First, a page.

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Why Do We Cling to Our Things?

Cultural variations on the Endowment Effect
Meera Lee

My husband has a rather nice down parka he’s been trying to sell for quite a while. Similar jackets of the same vintage regularly sell on eBay for about 80 dollars, but this one is still sitting in a suitcase in the back of our closet, because he refuses to part with it for less than twice the going price. This isn’t because he’s nostalgic about the years of blizzards he’s lived through inside it; and it’s not because he desperately needs the money. He just firmly believes the jacket is worth that much—even though when I quiz him he admits he’d never pay that price for someone else’s identical parka.

Does this scenario sound familiar? If you grew up in a so-called "WEIRD"—western, educated, industrialized, rich and democratic—society, it probably should. The cognitive bias known as the “endowment effect” has been reliably demonstrated to exist in “WEIRD” populations for decades. The term describes the tendency for mere ownership of an object to increase the value people place on it. When half the volunteers in Daniel Kahneman’s classic 1991 study were given cheap Cornell University coffee mugs and invited to set a selling price for their new possessions, for example, a surprising pattern emerged. Mug-receivers consistently asked several dollars more for their mugs than the other volunteers—those who hadn’t been given a mug—were willing to pay. (The bias is usually demonstrated in a research setting using trivial objects, to eliminate the influence of personal preference or sentimental value.)

The endowment effect is most often explained as an example of an irrational behavior associated with loss aversion; in other words, parting with our possessions requires an unreasonable amount of compensation because we don’t weigh the pleasure of gaining something new as heavily as the sting of losing something we have. But several recent studies are complicating this picture. Do we really value possessions so much just because we don’t like giving things up? Or is something else complicating this simple picture—identity, for instance, or culture?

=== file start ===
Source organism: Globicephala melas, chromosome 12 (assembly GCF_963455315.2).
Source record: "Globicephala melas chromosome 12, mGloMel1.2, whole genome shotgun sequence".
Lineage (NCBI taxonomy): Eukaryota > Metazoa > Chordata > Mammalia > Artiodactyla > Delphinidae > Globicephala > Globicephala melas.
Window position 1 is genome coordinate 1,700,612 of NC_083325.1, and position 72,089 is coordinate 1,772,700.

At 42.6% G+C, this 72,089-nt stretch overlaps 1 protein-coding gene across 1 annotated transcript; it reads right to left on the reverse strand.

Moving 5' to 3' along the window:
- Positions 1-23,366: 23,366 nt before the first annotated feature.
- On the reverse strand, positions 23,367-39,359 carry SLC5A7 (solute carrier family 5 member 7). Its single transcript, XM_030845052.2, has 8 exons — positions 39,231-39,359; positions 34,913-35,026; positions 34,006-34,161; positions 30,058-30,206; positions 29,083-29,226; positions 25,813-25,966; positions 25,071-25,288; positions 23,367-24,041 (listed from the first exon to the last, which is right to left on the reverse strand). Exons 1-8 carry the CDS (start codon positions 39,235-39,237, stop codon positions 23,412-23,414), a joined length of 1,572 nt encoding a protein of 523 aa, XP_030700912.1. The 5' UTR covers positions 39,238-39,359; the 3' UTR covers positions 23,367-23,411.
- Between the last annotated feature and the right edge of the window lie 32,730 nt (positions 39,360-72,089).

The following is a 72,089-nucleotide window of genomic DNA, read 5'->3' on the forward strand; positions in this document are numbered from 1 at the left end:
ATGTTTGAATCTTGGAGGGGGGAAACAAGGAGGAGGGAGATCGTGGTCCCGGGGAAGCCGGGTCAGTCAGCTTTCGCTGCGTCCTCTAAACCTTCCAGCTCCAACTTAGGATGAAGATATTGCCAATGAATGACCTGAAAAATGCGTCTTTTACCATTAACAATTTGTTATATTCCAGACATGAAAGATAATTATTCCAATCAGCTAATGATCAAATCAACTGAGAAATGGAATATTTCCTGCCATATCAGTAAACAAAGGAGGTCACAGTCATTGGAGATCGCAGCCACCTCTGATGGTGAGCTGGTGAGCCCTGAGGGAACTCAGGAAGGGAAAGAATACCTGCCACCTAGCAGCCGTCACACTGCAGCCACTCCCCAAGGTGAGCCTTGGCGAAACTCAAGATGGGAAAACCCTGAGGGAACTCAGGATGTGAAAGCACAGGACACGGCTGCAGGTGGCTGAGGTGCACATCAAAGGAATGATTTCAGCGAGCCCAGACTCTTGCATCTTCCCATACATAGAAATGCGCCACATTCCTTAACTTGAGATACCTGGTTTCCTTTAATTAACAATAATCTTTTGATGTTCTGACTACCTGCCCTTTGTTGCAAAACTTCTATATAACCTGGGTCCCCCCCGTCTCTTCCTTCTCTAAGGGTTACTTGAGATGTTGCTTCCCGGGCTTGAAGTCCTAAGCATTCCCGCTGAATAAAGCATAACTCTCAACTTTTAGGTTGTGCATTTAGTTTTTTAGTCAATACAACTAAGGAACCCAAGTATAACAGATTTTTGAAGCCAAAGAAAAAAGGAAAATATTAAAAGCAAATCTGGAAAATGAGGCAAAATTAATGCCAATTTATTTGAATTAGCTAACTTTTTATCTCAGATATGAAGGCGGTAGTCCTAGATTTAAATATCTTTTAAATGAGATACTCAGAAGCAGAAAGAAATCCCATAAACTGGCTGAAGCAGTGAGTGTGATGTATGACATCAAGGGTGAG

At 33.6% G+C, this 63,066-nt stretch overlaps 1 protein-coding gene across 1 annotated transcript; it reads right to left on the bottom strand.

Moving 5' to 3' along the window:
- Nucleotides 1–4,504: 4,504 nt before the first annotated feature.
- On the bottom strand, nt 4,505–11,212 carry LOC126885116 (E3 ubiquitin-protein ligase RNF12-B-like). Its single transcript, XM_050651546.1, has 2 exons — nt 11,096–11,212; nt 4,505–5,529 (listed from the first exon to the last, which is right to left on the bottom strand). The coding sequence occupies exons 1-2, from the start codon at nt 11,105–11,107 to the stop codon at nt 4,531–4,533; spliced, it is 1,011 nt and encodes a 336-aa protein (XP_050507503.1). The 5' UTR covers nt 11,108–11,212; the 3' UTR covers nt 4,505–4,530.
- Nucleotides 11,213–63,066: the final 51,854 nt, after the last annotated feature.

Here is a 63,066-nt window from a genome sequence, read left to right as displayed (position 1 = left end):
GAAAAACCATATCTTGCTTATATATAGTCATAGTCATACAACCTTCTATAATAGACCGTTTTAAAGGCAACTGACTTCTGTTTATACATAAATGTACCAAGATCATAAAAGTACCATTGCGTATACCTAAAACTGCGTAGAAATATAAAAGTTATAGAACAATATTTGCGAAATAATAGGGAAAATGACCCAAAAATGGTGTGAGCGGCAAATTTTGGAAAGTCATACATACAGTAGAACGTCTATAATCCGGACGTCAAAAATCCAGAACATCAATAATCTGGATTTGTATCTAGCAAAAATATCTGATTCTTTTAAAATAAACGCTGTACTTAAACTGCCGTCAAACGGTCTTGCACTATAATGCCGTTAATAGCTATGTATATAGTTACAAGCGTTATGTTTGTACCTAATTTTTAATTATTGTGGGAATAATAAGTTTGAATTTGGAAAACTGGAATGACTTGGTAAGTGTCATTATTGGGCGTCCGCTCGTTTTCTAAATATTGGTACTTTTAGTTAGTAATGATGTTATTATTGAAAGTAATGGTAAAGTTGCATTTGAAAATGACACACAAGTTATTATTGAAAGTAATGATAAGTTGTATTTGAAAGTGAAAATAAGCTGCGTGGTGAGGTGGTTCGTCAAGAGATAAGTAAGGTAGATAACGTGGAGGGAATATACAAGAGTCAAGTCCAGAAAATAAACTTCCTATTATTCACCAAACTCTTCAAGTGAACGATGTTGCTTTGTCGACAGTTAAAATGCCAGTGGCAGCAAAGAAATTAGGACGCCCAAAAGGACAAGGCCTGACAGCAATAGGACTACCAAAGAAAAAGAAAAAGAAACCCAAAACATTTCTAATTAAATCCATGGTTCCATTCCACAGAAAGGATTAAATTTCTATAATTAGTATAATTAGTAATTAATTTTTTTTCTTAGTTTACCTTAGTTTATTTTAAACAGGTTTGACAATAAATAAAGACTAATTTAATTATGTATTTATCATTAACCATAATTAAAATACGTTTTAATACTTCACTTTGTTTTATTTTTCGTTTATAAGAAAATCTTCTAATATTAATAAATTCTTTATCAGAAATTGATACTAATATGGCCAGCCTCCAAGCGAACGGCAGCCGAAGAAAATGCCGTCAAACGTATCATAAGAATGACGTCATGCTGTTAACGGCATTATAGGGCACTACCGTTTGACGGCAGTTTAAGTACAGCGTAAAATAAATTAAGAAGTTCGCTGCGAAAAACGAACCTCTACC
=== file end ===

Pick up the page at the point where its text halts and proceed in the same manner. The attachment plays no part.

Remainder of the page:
About a year ago, Georgia Institute of Technology researcher Sara Loughran Dommer published a study suggesting that the endowment effect may have more to do with the way we see ourselves than we might think. Among other things, Dommer showed that the endowment effect is magnified when people are thinking about feelings of social rejection (e.g. remembering a past relationship in which they were rebuffed). Sellers who were primed to feel unloved asked an average of $2.47 for the ballpoint pens they’d been given earlier on; a control group asked just $1.59 for the same pens. (In both cases, buyers were unwilling to pay more than about 90 cents.)

Dommer’s explanation for this is that we draw some of our sense of self-worth and identity from the things we own; that’s why we cling to them even more fiercely when we feel vulnerable.

Psychology professor Coren Apicella was interested in a different question: Does the endowment effect exist in non-”WEIRD” cultures, he wondered? How long has it been around? For an answer, he looked to the Hadza, a hunter-gatherer people in Tanzania whose ways of life remain quite similar to the ones which prevailed throughout most of human history. In a fascinating set of findings, Apicella showed that the endowment effect was present, albeit not as strongly as in Western societies, in camps that were geographically close to a nearby village—where the Hadza came into contact with modern life in the form of tourists and commerce. But in more isolated camps the effect was essentially absent. Being given a particular object didn’t make the Hadza value it any more than a similar object they didn’t own. They were perfectly willing, for example, to exchange their red lighter for a blue lighter in an even trade.

Apicella can’t say whether this means that the endowment effect is a learned tendency that people acquired fairly recently, such as with the rise of capitalism—or whether it’s actually present among the Hadza, but masked because their culture considers most possessions communal. Either way, he says, “the results suggest that these isolated hunter-gatherers are more rational than the average western consumer when it comes to economic decisions." It’s a powerful statement that might just resonate the next time you’re setting a price for your old stuff on eBay.

 

 

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